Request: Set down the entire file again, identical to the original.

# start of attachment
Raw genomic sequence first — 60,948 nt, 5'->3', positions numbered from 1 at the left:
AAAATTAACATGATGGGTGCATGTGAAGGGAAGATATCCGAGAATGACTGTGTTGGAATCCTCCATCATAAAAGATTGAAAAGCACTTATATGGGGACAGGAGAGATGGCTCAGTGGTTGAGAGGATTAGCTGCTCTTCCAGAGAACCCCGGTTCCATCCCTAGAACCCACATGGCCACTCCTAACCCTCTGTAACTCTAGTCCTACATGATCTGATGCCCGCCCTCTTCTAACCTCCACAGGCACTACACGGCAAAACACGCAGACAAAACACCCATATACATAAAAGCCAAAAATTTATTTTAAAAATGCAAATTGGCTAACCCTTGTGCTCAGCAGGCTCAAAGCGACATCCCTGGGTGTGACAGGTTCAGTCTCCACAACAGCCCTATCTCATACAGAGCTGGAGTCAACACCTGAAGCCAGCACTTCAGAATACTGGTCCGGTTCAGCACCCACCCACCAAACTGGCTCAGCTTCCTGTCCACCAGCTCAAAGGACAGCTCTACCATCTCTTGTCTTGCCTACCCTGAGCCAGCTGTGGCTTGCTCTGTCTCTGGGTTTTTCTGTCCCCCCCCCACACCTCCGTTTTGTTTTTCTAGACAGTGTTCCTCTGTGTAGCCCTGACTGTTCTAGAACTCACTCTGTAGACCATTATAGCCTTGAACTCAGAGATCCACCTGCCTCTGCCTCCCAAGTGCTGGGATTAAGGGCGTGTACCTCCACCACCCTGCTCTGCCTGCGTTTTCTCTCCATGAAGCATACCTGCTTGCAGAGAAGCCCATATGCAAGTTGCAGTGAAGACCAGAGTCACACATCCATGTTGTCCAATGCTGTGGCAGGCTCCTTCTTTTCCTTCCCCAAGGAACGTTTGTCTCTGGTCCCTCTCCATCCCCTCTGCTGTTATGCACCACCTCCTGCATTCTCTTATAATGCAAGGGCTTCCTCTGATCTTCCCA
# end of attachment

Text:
Raw genomic sequence first — 60,948 nt, 5'->3', positions numbered from 1 at the left:
AAAATTAACATGATGGGTGCATGTGAAGGGAAGATATCCGAGAATGACTGTGTTGGAATCCTCCATCATAAAAGATTGAAAAGCACTTATATGGGGACAGGAGAGATGGCTCAGTGGTTGAGAGGATTAGCTGCTCTTCCAGAGAACCCCGGTTCCATCCCTAGAACCCACATGGCCACTCCTAACCCTCTGTAACTCTAGTCCTACATGATCTGATGCCCGCCCTCTTCTAACCTCCACAGGCACTACACGGCAAAACACGCAGACAAAACACCCATATACATAAAAGCCAAAAATTTATTTTAAAAATGCAAATTGGCTAACCCTTGTGCTCAGCAGGCTCAAAGCGACATCCCTGGGTGTGACAGGTTCAGTCTCCACAACAGCCCTATCTCATACAGAGCTGGAGTCAACACCTGAAGCCAGCACTTCAGAATACTGGTCCGGTTCAGCACCCACCCACCAAACTGGCTCAGCTTCCTGTCCACCAGCTCAAAGGACAGCTCTACCATCTCTTGTCTTGCCTACCCTGAGCCAGCTGTGGCTTGCTCTGTCTCTGGGTTTTTCTGTCCCCCCCCCACACCTCCGTTTTGTTTTTCTAGACAGTGTTCCTCTGTGTAGCCCTGACTGTTCTAGAACTCACTCTGTAGACCATTATAGCCTTGAACTCAGAGATCCACCTGCCTCTGCCTCCCAAGTGCTGGGATTAAGGGCGTGTACCTCCACCACCCTGCTCTGCCTGCGTTTTCTCTCCATGAAGCATACCTGCTTGCAGAGAAGCCCATATGCAAGTTGCAGTGAAGACCAGAGTCACACATCCATGTTGTCCAATGCTGTGGCAGGCTCCTTCTTTTCCTTCCCCAAGGAACGTTTGTCTCTGGTCCCTCTCCATCCCCTCTGCTGTTATGCACCACCTCCTGCATTCTCTTATAATGCAAGGGCTTCCTCTGATCTTCCCA